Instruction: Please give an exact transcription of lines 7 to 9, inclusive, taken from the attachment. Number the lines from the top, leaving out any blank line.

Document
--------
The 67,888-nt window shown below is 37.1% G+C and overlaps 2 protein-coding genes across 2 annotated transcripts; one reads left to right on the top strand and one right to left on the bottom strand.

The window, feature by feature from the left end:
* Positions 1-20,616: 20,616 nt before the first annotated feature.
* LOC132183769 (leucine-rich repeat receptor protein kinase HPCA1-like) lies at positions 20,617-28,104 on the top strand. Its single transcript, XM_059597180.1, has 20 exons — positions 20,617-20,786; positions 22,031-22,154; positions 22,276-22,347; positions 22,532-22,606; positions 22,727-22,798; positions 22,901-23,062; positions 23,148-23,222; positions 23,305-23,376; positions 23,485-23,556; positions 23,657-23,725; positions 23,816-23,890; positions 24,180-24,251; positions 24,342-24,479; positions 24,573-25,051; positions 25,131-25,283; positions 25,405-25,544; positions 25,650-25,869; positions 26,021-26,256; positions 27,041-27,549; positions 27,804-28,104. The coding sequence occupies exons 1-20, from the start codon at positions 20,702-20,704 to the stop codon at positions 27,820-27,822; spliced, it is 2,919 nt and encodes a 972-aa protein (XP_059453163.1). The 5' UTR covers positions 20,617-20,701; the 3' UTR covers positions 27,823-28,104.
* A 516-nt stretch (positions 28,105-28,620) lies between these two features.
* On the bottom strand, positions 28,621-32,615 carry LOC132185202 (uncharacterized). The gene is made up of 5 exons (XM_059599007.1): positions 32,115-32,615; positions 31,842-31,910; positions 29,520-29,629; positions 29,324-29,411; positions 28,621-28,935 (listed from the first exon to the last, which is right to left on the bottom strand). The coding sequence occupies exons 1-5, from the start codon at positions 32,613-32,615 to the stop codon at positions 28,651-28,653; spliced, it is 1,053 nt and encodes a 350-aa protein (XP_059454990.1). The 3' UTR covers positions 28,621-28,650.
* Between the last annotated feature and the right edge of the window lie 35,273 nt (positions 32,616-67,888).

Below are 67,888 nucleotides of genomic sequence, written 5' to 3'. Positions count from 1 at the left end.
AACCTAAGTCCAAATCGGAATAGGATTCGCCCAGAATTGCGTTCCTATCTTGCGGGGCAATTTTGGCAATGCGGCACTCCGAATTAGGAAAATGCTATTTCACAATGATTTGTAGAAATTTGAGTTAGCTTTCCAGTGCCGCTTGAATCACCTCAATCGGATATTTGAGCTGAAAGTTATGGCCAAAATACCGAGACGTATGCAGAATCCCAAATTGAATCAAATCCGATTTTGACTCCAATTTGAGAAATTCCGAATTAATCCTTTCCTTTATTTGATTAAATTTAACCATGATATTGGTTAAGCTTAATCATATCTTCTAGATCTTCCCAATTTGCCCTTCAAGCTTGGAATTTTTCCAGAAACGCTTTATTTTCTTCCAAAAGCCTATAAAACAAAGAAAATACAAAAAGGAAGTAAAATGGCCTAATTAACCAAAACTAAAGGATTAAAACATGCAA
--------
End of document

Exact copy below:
* Between the last annotated feature and the right edge of the window lie 35,273 nt (positions 32,616-67,888).

Below are 67,888 nucleotides of genomic sequence, written 5' to 3'. Positions count from 1 at the left end.
AACCTAAGTCCAAATCGGAATAGGATTCGCCCAGAATTGCGTTCCTATCTTGCGGGGCAATTTTGGCAATGCGGCACTCCGAATTAGGAAAATGCTATTTCACAATGATTTGTAGAAATTTGAGTTAGCTTTCCAGTGCCGCTTGAATCACCTCAATCGGATATTTGAGCTGAAAGTTATGGCCAAAATACCGAGACGTATGCAGAATCCCAAATTGAATCAAATCCGATTTTGACTCCAATTTGAGAAATTCCGAATTAATCCTTTCCTTTATTTGATTAAATTTAACCATGATATTGGTTAAGCTTAATCATATCTTCTAGATCTTCCCAATTTGCCCTTCAAGCTTGGAATTTTTCCAGAAACGCTTTATTTTCTTCCAAAAGCCTATAAAACAAAGAAAATACAAAAAGGAAGTAAAATGGCCTAATTAACCAAAACTAAAGGATTAAAACATGCAA